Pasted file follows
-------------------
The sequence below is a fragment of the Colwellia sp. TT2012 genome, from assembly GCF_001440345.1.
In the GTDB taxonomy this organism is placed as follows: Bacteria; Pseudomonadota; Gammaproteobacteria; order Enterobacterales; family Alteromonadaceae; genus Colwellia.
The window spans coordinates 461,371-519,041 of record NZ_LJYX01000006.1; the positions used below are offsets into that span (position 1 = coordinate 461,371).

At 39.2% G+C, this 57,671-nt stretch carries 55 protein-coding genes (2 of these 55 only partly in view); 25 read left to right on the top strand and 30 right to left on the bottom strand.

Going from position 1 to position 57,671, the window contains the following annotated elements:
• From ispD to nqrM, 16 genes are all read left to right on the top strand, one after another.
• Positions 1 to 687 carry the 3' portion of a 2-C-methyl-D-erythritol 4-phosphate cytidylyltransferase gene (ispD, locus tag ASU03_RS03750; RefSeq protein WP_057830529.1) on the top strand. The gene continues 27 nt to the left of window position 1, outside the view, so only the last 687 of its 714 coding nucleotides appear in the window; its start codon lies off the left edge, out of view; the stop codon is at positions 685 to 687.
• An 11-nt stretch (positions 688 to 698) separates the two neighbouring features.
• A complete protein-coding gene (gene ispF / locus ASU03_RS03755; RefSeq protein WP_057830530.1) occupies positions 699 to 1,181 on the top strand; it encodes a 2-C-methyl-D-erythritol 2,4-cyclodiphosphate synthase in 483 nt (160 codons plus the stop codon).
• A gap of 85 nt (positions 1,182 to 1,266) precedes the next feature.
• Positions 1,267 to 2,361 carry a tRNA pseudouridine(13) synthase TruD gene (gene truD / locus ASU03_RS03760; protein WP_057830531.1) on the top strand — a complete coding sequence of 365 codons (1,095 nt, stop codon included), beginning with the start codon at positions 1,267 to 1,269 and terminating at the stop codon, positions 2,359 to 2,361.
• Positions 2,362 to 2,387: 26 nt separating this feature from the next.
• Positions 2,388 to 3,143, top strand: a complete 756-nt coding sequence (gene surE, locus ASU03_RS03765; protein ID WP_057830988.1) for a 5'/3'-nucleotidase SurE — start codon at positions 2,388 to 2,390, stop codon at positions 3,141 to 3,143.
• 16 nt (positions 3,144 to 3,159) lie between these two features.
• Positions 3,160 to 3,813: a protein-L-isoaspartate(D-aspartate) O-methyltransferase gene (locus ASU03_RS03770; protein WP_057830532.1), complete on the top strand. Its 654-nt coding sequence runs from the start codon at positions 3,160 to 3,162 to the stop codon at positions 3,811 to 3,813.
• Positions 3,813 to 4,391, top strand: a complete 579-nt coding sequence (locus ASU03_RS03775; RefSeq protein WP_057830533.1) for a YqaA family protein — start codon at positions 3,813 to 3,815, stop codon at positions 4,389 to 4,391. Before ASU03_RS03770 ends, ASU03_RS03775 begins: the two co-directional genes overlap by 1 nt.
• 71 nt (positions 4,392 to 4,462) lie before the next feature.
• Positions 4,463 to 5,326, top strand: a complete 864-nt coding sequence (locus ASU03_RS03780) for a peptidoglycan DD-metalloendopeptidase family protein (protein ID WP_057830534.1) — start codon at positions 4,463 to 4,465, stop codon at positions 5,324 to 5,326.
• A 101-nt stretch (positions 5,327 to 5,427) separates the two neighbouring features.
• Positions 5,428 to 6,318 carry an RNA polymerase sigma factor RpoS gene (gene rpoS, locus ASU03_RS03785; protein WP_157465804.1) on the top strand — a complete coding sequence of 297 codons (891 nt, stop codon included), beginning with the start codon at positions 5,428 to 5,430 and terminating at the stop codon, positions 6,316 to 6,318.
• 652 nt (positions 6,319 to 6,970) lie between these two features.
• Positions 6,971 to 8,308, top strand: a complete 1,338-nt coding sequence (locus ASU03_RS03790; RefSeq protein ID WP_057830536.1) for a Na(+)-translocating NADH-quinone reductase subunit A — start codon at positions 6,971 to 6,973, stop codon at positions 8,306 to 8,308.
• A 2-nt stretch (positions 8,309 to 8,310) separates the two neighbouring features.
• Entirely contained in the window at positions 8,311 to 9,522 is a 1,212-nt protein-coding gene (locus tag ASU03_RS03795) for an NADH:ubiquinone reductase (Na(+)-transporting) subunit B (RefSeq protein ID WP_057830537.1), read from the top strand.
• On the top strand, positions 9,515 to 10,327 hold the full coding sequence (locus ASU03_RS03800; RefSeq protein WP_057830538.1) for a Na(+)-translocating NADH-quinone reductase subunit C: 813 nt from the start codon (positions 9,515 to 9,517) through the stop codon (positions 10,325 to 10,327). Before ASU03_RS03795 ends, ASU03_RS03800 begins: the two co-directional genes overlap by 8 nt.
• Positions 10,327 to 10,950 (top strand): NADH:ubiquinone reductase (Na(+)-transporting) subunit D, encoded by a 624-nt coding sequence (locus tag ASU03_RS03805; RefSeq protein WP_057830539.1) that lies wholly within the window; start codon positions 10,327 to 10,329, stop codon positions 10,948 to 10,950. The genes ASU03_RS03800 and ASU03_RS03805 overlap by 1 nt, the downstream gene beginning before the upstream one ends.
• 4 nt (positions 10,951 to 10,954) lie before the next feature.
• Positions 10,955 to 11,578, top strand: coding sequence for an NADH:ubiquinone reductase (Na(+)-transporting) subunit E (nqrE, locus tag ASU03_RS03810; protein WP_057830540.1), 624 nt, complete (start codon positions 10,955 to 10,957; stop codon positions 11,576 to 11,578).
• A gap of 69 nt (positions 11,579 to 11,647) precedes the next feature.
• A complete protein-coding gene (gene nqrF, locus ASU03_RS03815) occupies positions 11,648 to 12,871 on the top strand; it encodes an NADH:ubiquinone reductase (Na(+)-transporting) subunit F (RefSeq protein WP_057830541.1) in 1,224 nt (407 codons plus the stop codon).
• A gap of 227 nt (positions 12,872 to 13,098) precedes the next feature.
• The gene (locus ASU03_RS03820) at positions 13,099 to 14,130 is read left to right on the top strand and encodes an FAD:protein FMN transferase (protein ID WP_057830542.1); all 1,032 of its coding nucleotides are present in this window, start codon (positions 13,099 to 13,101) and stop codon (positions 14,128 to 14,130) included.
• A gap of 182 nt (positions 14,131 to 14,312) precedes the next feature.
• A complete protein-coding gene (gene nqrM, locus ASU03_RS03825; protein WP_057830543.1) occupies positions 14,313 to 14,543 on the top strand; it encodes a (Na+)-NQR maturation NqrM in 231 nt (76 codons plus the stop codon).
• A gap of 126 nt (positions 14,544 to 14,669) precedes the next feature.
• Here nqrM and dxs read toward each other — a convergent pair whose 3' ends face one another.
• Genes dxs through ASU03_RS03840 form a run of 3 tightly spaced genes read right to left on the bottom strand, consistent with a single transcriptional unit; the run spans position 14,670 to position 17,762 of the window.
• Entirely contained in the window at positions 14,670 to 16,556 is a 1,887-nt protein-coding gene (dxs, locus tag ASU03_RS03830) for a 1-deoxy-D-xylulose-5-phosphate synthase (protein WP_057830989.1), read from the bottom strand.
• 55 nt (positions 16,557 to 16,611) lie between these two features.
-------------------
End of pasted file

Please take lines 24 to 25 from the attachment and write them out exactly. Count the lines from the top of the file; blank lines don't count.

• Entirely contained in the window at positions 8,311 to 9,522 is a 1,212-nt protein-coding gene (locus tag ASU03_RS03795) for an NADH:ubiquinone reductase (Na(+)-transporting) subunit B (RefSeq protein ID WP_057830537.1), read from the top strand.
• On the top strand, positions 9,515 to 10,327 hold the full coding sequence (locus ASU03_RS03800; RefSeq protein WP_057830538.1) for a Na(+)-translocating NADH-quinone reductase subunit C: 813 nt from the start codon (positions 9,515 to 9,517) through the stop codon (positions 10,325 to 10,327). Before ASU03_RS03795 ends, ASU03_RS03800 begins: the two co-directional genes overlap by 8 nt.